If you have been looking for an unusual project
that should build fairly quickly, cost very little, contain non-standard materials, and
qualify for a vintage design contest, then Rathgeber' "Minimum" fits the bill. It is
a 1/2A control line speed model with about an 8" wingspan that appeared in a 1957 issue
of American Modeler magazine. It does not appear to have been intended for serious
competition, but given the single-line control and extremely high thrust-to-weight ration
and minimal drag design, it might have been a contender back in the day. Designer George
Rathgeber does not give specifics on timed flights. My guess is that it was a handful
to fly due to lack of tail feathers.
Rathgeber's "Minimum" C/L Speed
By definition minimum is the least quantity or
amount possible. Here's our attempt to arrive at the minimum quantity in a Half-A speed
model The simple design results in extreme low weight of 2 7/8 ounces and short construction
time. A single line and elimination of the empennage reduce parasitic drag.
The plane wall designed around the Cox Thermal Hopper engine. An aluminum Ansco 120
color film pack was used as the fuselage. These cans are available at color film processing
The wings have a symmetrical airfoil; it is not necessary to differentiate between
the left and right until joining them. The spars do not go through the fuselage. Join
the two wings with rivets and glue them to the male half of the aluminum can as shown
in the plans. Be certain the wings are on center line of the can and have zero incidence.
(When the most efficient wing tip guide hole is determined by flight tests remove
the metal containing the remaining holes with a file or grinder.)
The mounting flange on the Cox Thermal Hopper
engine is slightly larger than the front end or female half of the aluminum can. This
was disregarded in the original construction but it can be compensated for by filing
the engine flange down to the proper diameter if you insist.
Engine mounting bolts are 2-56 x 1/4" brass screws. Nuts must be filed away on one
side to fit inside the aluminum fuselage. Two 2-56 x 1/4" screws hold the fuselage sections
together. The screw on the right side has a flat head, so depress the aluminum around
the screw hole to simulate a countersink. Also depress underneath aluminum to allow slide
fit of the two fuselage halves.
Complete the construction of the engine cowling line by following the instructions
on the plan. First cover the engine intake and exhaust parts with tape to prevent dust
from entering the engine. Apply "paste" to the motor in heavy layers. Allow it to set;
carve it to size after a few hours. This engine faring will become very hard when completely
To finish the cowl and balsa portion of the fuselage, brush on a few coats of a thin
talcum powder and dope mixture on balsa. Apply ten coats of a fuel proof colored dope,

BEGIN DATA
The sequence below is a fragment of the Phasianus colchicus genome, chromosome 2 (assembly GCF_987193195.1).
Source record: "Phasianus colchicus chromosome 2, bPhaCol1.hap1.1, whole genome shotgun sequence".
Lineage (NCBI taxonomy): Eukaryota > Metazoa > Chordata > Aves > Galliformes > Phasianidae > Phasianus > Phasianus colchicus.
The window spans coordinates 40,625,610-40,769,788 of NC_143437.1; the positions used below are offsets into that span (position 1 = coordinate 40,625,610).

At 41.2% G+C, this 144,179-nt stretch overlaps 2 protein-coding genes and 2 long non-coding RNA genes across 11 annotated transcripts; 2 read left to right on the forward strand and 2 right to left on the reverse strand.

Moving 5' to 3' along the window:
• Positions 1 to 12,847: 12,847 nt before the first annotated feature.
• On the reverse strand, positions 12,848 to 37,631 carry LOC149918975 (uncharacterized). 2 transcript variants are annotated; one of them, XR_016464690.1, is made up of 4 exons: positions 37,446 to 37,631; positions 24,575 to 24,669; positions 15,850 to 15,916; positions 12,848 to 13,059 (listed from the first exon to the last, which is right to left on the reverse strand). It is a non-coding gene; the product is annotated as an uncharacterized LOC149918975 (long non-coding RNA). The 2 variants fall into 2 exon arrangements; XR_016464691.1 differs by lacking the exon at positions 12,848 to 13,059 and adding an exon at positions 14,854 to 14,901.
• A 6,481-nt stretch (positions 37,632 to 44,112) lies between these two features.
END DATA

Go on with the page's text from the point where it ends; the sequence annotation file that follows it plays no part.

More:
sanding with #600 wet and dry paper between the fifth and final coats. Rub down with
automobile compound; polish with a good paste wax.
The gas tank is a pressure type. The fuel is injected with a syringe which has a six
inch piece of flexible tubing forced partly onto the nozzle. The inside diameter should
fit snugly with the outside diameter of the fuel line used. To "gas up," remove the fuel
line from the intake nozzle and squeeze fuel into the tank with the syringe. Clamp the
fuel line tight with a pair of pliers and replace line on nozzle with the pliers. Make
sure the needle valve is completely closed before starting this operation.
A hand operated geared starter is a great asset in starting the engine. Gradually
open the needle valve as prop turns and instant starting occurs.
In test flying, select a guide hole slightly to the rear of the C.G. This will give
a nose out condition and keep the flying line taut. In subsequent flight test, the forward
holes should be tried until the maximum speed is attained.
A hand launch is used with the "Minimum." Important elements for a successful hand
launch are a smooth follow through motion of the arm and hand. The nose of the plane
should be inclined about 20 degrees when launched. Keep the flying line tight and launch
at a tangent to the arc.
Rathgeber's Minimum Plans
The AMA Plans Service offers a full-size
version of many of the plans show here at a very reasonable cost. They will scale the plans any size for you. It is always
best to buy printed plans because my scanner versions often have distortions that can cause parts to fit poorly. Purchasing
plans also help to support the operation of the Academy of Model
Aeronautics - the #1 advocate for model aviation throughout the world. If the AMA no longer has this plan on file, I
will be glad to send you my higher resolution version.
Try my Scale Calculator for Model Airplane Plans.
Posted November 3, 2018